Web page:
In preparation for the upcoming chapters, I want to give a very basic overview of the fundamental characteristics of each forging tradition. In other words, if you spot them in the described combination on a blade, it is safe to focus on schools that worked in the associated tradition.

Yamashiro tradition: Rather dense and uniform itame or mokume in combination with a suguha or suguha-based hamon in ko-nie or nie-deki. Blades look elegant and dignified. Yamashiro lost (in sword terms) by the end of the Nanbokuchô period much its significance so rather do not expect a Muromachi-period uchigatana or katateuchi to be a Yamashiro work. Flourished from the end of the Heian to the early Nanbokuchô period.

Yamato tradition: High shinogi-ji and relative wide shinogi. Jigane often shows masame and the hamon is suguha or suguha-based in nie-deki which shows by trend more horizontal hataraki (i.e. hataraki that concentrate on and follow the habuchi). Blades look elegant but also strong and with a hint of ancient charme. Yamato too was superseded by the upcoming Sôshû and still thriving Bizen traditions in the Nanbokuchô period. So like mentioned above, rather do not expect a Muromachi-period uchigatana or katateuchi to be a Yamato work. Flourished from the end of the Heian to the end of the Kamakura period.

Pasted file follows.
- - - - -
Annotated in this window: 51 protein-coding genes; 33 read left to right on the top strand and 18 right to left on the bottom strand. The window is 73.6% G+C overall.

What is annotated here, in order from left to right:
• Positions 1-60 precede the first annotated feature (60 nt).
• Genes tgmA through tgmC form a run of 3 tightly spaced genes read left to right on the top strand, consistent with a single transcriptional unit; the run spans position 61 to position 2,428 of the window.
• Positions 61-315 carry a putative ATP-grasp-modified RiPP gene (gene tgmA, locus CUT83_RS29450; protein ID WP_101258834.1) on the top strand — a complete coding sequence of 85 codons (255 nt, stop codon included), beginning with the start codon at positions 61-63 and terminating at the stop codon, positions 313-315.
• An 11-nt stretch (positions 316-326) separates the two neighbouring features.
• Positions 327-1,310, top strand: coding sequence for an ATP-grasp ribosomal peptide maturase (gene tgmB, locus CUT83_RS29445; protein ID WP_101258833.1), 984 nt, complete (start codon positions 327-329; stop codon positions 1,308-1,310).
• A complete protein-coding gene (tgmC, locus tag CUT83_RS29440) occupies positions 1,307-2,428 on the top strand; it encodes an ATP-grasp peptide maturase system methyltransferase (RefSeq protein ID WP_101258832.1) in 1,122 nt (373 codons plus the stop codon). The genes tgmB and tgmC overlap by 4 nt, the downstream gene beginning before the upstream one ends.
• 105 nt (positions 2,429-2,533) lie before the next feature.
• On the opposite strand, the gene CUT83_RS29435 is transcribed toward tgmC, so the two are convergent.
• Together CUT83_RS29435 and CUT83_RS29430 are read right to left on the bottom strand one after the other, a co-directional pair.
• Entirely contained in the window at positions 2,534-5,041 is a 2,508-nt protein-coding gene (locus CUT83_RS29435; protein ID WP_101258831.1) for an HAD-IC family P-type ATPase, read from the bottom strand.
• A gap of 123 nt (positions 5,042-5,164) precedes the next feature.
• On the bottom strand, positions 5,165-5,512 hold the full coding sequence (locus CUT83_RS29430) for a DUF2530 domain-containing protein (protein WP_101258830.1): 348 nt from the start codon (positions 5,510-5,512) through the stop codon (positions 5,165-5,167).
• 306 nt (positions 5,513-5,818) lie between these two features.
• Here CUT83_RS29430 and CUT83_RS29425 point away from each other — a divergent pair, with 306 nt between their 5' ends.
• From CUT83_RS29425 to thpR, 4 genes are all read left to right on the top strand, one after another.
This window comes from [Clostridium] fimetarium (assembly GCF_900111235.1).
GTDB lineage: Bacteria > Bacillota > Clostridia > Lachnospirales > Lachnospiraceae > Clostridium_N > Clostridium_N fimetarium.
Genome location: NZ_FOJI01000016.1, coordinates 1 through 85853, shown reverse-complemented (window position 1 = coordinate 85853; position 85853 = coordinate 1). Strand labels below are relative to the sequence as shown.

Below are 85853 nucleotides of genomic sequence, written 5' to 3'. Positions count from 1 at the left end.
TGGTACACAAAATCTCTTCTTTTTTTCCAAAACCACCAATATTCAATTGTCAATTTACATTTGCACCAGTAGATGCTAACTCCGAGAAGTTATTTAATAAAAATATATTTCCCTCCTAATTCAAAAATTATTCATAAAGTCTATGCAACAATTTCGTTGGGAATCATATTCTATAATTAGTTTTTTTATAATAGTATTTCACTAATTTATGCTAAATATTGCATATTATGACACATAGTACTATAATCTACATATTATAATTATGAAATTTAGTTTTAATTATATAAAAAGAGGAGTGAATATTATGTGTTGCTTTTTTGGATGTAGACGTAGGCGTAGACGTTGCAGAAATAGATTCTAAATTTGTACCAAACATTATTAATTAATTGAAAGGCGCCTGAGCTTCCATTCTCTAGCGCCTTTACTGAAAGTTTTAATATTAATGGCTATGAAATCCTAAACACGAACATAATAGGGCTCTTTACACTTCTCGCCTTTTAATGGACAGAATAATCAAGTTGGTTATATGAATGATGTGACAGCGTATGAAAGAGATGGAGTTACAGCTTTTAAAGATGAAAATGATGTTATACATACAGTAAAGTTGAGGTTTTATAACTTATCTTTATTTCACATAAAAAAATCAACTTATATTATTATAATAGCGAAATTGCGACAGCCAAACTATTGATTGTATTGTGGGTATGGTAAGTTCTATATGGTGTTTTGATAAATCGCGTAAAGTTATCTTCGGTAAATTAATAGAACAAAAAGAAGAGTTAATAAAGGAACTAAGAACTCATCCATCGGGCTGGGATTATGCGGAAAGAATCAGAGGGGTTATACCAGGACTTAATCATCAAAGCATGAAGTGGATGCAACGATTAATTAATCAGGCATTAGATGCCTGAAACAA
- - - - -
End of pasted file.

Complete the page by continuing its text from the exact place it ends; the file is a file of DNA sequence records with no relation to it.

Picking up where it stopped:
Bizen tradition: Jigane in itame or mokume with utsuri in combination with a chôji-midare or gunome-midare hamon in nioi-deki. Blades in Bizen tradition look flamboyant compared to blades forged in the Yamashiro or Yamato tradition. Had its heydays in the Kamakura and late Muromachi period.

Sôshû tradition: Larger structured itame in combination with a noticeably nie-laden midareba, notare, or hitatsura. Blades look “wild” and vivid and as the Sôshû tradition was not established before the very end of the Kamakura period, do not expect a blade in one of the (earlier) Kamakura-sugata to be a Sôshû work. Had its heydays in the Nanbokuchô, late Muromachi, and Momoyama period.